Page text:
Short by comparison, ‘Right Off’ seeks a furious wah-wah guitar line and holds its stride, watching that and dancing around it like a snake. Basket ball dribble bass, wigged out synths and taciturn percussion keep an admirable pose.
Finally, ‘Sanctuary’ brings back the dark heart of madness that ‘Rated X’ promised but at just under a minute long, it’s a swift, brief swing at most.
Disk Two – Live at Paul’s Mall, Boston, MA, September 14th, 1972.
Four days later Miles and nonet are in Boston, their set is being broadcast on WBCN-FM. The set list changes from the norm, beginning instead with ‘Black Satin’. There is, before that, a rambling introduction by the DJ who is on hand to describe Miles’ stage attire as the band warm up. The set is as frenetic as the previous but funkier as opposed to blistering – ‘Black Satin’ falls between modal structure and outright temper, keeping little of the throb that pinned the first instance, the band lean heavily on the unfinished, improvisational form, swinging left and right between heavy static and bullish thump while Miles craws in between on horns.
This changes as ‘Honky Tonk’ limbers up – The more openly “Jazz” style fronts in it’s cool, sexy grooves, while it’s far from the music that Miles had started to work on just 5 years before, the sense of a club-set still remains while flutters of concreté edge in like fading radio waves on the air.
‘Right Off’ storms straight in again, unrelenting and anxious, it has a delicious baseline that recalls the best in rock as Reggie peels out liquid, abstract guitar lines against Al’s cymbal playing. Miles trumpet almost militarily reigning against them all, then chirping out stattaco notes before turning again in to free-form impulse.
Disk 3 – Live at Frost Ampitheatre, Stanford University, Palo Alto, CA, October 1st, 1972.
Finally, the last show of this tour. According to plosin, the gig was marred by fighting and gate crashers invading the venue as Miles opened for the New Riders Of The Purple Sage. Current reports also suggesting that the concert was recorded for future release, though, after the snubbing of the album by the buying public, it was obviously left to reside in the Columbia vaults.
The set list is almost back to normal, ‘Chieftan’ is ommited from this release but ‘Black Satin’ is moved to the end, followed by an embryonic ‘IFE’. A reprise of ‘Right Off’ is also missing. ‘Rated X’ is much more lurching this evening, it has a stoned slump to it as opposed to the ritualistic madness, that, in turn is saved for ‘Right Off’ which begins with a rapid-fire march, moves in to a funky, elastic, repetitive baseline with the siren of a guitar part which quickly mutates in to something much more Hendrixesque then splits leaving space for Cedric’s mash of keyboard playing over James Mtumbe’s hollow percussion.
‘IFE’ features it’s haunting refrain, aching alongside it’s bubbly percussion, separating out to become almost transparently fine, at around 9:31 it behinds it’s elongated accent in to it’s more hurried tempo before Cedric joins in with tooth-wiggling, discordant jabs at the keyboard that float out like decreasing circles. The set ends abruptly at 15:23.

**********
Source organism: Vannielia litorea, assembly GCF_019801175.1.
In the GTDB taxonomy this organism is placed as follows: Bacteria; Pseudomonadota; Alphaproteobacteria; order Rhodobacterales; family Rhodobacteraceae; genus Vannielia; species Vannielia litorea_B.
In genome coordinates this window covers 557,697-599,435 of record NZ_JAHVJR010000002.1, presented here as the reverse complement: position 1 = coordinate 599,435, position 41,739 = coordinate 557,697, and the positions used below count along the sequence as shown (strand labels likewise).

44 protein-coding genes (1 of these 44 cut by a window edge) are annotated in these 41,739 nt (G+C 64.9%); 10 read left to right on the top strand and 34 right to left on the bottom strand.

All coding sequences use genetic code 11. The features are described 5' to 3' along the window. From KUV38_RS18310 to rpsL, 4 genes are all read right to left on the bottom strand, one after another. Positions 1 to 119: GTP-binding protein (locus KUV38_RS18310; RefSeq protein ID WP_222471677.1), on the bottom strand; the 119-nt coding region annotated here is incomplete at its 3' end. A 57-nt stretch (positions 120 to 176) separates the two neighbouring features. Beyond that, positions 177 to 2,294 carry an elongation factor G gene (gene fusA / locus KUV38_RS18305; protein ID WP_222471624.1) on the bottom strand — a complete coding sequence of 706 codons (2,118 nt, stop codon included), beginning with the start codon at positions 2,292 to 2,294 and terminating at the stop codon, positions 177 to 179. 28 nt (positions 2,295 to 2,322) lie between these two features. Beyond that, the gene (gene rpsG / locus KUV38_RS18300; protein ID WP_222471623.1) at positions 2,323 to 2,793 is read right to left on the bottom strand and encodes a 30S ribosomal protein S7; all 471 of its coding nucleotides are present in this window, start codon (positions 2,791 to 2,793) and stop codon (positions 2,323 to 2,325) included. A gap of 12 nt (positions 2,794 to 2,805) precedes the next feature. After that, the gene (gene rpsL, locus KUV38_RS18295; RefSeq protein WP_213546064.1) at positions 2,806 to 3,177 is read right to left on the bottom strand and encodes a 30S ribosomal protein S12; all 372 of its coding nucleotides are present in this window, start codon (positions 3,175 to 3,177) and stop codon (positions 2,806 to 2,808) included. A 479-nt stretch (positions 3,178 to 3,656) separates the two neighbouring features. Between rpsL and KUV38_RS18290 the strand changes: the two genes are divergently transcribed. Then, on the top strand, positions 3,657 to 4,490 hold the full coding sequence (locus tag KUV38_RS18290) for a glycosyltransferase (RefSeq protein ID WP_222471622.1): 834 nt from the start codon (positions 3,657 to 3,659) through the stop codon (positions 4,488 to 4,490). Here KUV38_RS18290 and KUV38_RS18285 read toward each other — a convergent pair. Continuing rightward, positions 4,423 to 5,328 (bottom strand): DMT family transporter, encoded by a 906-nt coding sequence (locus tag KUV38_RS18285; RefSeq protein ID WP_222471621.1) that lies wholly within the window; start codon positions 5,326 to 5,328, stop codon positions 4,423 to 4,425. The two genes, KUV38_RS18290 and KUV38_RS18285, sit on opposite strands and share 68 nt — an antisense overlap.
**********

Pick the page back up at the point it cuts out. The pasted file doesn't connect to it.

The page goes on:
On the DVD we have a short set (5 songs) lasting 27 minutes broadcast from the Village East, NYC on the 12th of January, 1973.
The Plosin site describes this except as, “This concert excerpt was included in Teppei Inokuchi’s film, Prince of Darkness (1974). I have been unable to find a more complete recording.

Kind of Blue 005 is clearly a dub of the audio track of this film. In addition, the CD includes six “Tribute to Miles” tracks by various Davis alumni — Herbie Hancock, Chick Corea, Ron Carter, John Scofield, Marcus Miller, among others — that were done for American Public Radio’s 1990 Miles Davis Radio Project.”

Despite what is described on the disk, there are 5 tracks here: ‘Chieftan’, ‘Rated X’, ‘The Hen’, ‘Right Off’ and 5 seconds of ‘Honky Tonk’. As always, it’s interesting to see these films as they add an extension to the audio – seeing these guys react, play and draw upon Miles’ leadership as well as concoct all manner of magic is incredible. Despite the good to poor quality of the video and, by extension, the audio, there’s a lot to be gleaned still from this set. It is edited to look blended as per a super-8 film that has been double exposed, elements are slowed down, chopped and saturated which adds a suitable affect that’s keeping in with Teppis’ vision but also looks effective to the set itself. Maybe it’s more intriguing rather than a must watch but as a document for its time, it’s clear to see what the director was aiming for.

I’ll oftentimes mention this but the label have outdone themselves this time in presentation – the covers use the blaxploitation characters from the front of the original LP cover but put them over a hot-pink background. The disks themselves are marked by the same theme but with a different colour background on each disk. Controversially, there’s no tracklisting on the rear of the case, all the info is inside after all, but it certainly makes for a more asthetically pleasing package.
For those that feel jazz was too restrained previously, historians of the changing times, Fans of Jimi, Sly, Stockhausen and whacked out, experimental but rhythmic styles. This is a great set – The variable sound sources keep this from being greatly essential but certainly worthy of interest.